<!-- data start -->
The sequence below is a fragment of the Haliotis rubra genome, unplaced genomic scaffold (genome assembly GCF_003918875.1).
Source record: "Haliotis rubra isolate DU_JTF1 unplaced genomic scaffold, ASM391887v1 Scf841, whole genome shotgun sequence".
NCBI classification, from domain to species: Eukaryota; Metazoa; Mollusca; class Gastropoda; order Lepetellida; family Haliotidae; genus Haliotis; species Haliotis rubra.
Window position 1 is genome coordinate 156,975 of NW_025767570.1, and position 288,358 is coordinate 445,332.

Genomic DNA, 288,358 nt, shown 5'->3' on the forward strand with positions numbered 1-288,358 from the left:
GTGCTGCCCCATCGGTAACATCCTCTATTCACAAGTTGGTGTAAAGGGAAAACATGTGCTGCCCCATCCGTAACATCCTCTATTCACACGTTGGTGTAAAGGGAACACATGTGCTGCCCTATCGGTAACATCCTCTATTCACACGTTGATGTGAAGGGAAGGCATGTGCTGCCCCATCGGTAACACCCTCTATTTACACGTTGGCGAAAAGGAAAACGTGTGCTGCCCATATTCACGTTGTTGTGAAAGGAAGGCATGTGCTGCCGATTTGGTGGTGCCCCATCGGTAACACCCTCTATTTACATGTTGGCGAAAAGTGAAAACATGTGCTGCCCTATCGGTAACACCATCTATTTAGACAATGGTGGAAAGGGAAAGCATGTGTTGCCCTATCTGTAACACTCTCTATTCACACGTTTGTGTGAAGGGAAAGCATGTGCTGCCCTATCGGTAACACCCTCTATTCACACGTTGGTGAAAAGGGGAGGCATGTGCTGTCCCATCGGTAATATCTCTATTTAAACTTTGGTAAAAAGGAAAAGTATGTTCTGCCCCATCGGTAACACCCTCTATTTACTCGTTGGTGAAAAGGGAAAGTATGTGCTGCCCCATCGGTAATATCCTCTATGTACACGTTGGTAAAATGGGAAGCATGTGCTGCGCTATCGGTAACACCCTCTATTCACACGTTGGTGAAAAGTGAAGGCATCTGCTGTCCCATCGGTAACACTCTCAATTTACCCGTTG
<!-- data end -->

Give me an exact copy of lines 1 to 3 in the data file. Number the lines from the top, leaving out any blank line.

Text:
The sequence below is a fragment of the Haliotis rubra genome, unplaced genomic scaffold (genome assembly GCF_003918875.1).
Source record: "Haliotis rubra isolate DU_JTF1 unplaced genomic scaffold, ASM391887v1 Scf841, whole genome shotgun sequence".
NCBI classification, from domain to species: Eukaryota; Metazoa; Mollusca; class Gastropoda; order Lepetellida; family Haliotidae; genus Haliotis; species Haliotis rubra.